Illustration by Art Seiden

Florida Atlantic University Libraries

Jewish Heroes and Heroines in America

from Colonial Times to 1900:





Major Alfred Mordecai: A Man Torn Between Two Loyalties

by Seymour "Sy" Brody

Major Alfred Mordecai entered West Point at age 15 and he graduated first in his class in 1823. He was born in Warrentown, North Carolina, in 1804 and he died in 1887.

Upon graduation, Mordecai became an assistant professor at the United States Military Academy in New York. Later, he was commissioned in the engineers and was involved in the construction of two forts in Virginia. Eventually, he became commander of the Washington Arsenal.

Mordecai was recognized for his meritorious service in the line of. duty during the Mexican War (1845-1847) with his promotion to major. When the war was over, he was sent to Mexico to adjust claims for losses suffered by Mexicans during the conflict.

The military sent him and Captain George B. McClellan, who became one of the top generals in the Civil War, to observe the Crimean War in 1854. They were granted a private conference with Czar Nicholas I and Mordecai's observations were published by Congress.

Mordecai made important contributions to the military technology with his introduction of scientific research and development to the military art. He wrote several notable books on the military, which included Second Report of Experiments in Gun Powder (1849) and Ordinance Manual for the Use of Officers of the United States Army (1841, revised in 1950).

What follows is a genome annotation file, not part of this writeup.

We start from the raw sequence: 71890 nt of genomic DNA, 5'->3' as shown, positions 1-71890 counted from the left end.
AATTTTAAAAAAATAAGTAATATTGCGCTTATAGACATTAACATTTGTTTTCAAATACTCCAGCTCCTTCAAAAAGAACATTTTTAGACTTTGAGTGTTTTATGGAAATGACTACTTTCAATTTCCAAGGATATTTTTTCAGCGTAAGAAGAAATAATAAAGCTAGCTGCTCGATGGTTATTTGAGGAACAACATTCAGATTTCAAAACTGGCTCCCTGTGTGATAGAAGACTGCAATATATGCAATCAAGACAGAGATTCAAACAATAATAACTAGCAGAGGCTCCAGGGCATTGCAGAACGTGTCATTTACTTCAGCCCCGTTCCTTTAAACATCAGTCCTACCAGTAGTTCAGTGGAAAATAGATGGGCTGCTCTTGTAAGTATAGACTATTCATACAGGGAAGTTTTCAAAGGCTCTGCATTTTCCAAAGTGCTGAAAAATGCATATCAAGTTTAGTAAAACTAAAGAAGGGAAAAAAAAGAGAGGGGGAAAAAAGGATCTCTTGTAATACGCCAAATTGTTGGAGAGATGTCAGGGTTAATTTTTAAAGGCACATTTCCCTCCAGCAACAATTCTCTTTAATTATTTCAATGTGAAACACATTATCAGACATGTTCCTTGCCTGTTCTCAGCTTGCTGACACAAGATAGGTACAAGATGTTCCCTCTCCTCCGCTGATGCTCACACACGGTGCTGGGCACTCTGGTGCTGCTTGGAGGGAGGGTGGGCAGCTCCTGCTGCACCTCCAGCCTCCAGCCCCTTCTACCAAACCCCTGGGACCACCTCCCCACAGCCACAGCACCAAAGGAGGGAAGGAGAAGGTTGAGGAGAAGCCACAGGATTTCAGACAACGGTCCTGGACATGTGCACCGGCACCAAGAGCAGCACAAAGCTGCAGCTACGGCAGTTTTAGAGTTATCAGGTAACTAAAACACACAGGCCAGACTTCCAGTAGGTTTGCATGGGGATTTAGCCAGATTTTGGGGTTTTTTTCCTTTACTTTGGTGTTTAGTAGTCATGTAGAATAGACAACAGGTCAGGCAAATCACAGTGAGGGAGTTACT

When the Civil War between the states broke out in 1861, it created a dilemma for him. He was tom with his love for the South, his distaste for secession and his loyalty to the army and country. Mordecai made a decision to retire from the U.S. Army at age 57, so he wouldn't have to fight against either side.

His devotion to his conscience probably cost him a higher place in American history. When he resigned, he was one of the best military professionals in the country. He was on a par with all the well-known generals of the Civil War.

His son, Alfred Mordecai, Jr., whose feelings were less sensitive to his Southem heritage, joined the North in the Civil War in 1861. He died with the rank of General in 1920.


This is one of the 150 illustrated true stories of American heroism included in Jewish Heroes and Heroines of America, © 1996, written by Seymour "Sy" Brody of Delray Beach, Florida, illustrated by Art Seiden of Woodmere, New York, and published by Lifetime Books, Inc., Hollywood, FL.


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Last updated 12 May 2011